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June 28, 2022

Guns in the United States: Don’t be Mistaken—we are Not a nation of Gun Owners.

guns in the unites states inside story

The horrific and terrifying tragedy in Uvalde, Texas on May 24, 2022, where 19 children and two teachers were murdered in their elementary school classroom by a gunman with a semi-automatic rifle, was the second deadliest school shooting on record in the United States (second only to the Sandy Hook Elementary School massacre in 2012).

As an American, a mother, and an educator, I care deeply about finding a solution to gun violence in the U.S. So when Al Jazeera English called to see if I would join a panel of guests to discuss the issue on the May 26 episode of “Inside Story,” I was honored to accept.

I’m in the field of comparative political science, which means I try to understand the world through comparison. And when we compare the U.S. to every other country in the world, we are an anomaly when it comes to both gun ownership and gun violence. U.S. civilians (not counting our military) own about 400 million guns, which is about 120 guns per 100 people. This is far more civilian gun ownership than any other country in the world—the next closest country is Yemen, a failed state in the midst of a long-running civil war where civilians arguably need guns to provide basic protection for their families, and yet Yemen only has 50 guns per 100 people.

Keep in mind that gun ownership in the U.S. is not spread equally among the population. About 40 percent of U.S. households report having a gun, with 30 percent of Americans reporting that they personally own a gun, according to a 2021 Pew Research Survey. So these 400 million guns are actually concentrated in the hands of about 100 million Americans (out of a total population of 330 million Americans).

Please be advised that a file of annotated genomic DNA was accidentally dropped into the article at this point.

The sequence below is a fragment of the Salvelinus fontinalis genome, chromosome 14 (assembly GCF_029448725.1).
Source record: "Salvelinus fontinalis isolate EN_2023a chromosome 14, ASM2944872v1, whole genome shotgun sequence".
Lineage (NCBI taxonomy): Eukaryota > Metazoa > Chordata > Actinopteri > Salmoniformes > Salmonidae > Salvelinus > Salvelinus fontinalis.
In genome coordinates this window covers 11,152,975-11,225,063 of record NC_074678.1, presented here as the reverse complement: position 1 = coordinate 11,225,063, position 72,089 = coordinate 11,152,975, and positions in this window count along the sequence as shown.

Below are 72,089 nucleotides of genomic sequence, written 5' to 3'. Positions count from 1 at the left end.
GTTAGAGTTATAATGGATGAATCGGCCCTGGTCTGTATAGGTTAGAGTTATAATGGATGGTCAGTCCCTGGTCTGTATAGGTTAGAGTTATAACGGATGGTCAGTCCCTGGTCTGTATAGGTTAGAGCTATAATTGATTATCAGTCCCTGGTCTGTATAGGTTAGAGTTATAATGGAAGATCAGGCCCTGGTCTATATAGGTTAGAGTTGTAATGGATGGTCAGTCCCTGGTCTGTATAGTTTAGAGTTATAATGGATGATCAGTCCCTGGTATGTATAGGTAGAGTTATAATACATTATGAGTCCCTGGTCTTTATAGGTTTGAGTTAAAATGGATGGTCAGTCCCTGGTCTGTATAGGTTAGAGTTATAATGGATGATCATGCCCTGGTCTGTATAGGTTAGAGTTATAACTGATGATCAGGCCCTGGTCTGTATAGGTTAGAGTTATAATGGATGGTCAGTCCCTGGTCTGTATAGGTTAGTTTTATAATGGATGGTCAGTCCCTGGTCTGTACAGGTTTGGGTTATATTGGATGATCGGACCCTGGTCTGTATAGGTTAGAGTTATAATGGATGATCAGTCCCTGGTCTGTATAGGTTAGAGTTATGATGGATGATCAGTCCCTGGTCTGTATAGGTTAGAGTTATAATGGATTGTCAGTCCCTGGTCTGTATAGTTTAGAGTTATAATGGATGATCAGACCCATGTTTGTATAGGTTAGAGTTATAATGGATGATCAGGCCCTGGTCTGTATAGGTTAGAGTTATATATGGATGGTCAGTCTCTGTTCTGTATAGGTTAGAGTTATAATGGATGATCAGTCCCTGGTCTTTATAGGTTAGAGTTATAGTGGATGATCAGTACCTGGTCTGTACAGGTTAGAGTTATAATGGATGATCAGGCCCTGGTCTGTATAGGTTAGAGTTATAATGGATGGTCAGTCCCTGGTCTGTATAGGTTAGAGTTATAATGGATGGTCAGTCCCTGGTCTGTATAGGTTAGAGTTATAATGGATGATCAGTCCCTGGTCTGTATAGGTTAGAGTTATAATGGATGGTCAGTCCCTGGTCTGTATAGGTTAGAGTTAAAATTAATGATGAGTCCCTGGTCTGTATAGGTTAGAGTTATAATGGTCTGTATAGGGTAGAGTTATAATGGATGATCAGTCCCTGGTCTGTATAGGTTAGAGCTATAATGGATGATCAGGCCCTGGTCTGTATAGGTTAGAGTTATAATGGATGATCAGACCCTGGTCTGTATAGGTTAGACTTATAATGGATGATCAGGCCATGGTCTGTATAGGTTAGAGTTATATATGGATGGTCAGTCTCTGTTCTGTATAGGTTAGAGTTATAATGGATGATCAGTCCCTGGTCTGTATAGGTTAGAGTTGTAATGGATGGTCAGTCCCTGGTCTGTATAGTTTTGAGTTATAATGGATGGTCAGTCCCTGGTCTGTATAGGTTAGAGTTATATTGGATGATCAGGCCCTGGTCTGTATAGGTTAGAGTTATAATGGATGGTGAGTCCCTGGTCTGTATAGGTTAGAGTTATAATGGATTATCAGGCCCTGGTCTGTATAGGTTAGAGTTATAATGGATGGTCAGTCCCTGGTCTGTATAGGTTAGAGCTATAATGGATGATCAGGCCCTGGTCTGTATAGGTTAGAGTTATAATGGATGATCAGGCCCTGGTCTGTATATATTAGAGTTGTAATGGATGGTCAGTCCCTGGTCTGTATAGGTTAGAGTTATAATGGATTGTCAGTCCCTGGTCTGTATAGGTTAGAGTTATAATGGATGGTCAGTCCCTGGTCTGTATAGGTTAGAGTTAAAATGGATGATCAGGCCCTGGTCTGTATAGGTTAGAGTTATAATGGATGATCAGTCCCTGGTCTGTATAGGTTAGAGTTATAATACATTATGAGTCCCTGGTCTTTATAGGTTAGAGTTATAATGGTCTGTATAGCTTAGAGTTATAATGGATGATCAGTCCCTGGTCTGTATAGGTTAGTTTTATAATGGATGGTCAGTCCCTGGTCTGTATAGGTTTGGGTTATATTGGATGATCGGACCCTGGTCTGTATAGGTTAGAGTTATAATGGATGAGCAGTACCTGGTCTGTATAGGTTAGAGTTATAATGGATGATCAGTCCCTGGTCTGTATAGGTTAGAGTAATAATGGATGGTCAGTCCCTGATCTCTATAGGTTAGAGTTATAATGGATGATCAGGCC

The important takeaway is this: we are not a nation of gun owners. We are a nation where a minority of the population owns a majority of the guns in the world.

The good news is that 70 percent of Americans agree that gun violence is an important problem to solve. The problem is that we are divided about how to solve this problem, due to different opinions between gun owners and non-gun owners, as well as the partisan division between Democrats and Republicans.

A little more than half of Americans think we should have stricter gun laws, with Democrats, Democrat-leaning independents, and non-gun owners much more likely to favor stricter gun control laws. Many of these people have been sharing memes online that have “thoughts and prayers” crossed out, with “policy and change” written underneath. But 30 percent of Americans think the laws are about right, and 15 percent of Americans think the laws should be loosened. So what sort of policy changes can we accomplish in our polarized political environment?

We have bipartisan agreement on certain gun policy changes. Both Democrats (90 percent) and Republicans (85 percent) agree that we should prevent those with mental illness from purchasing guns. And we agree on the importance of requiring private gun sales and gun show sales to conduct background checks (with 90 percent of Democrats and 70 percent of Republicans in favor of this change, and plenty of evidence showing that background checks make a difference).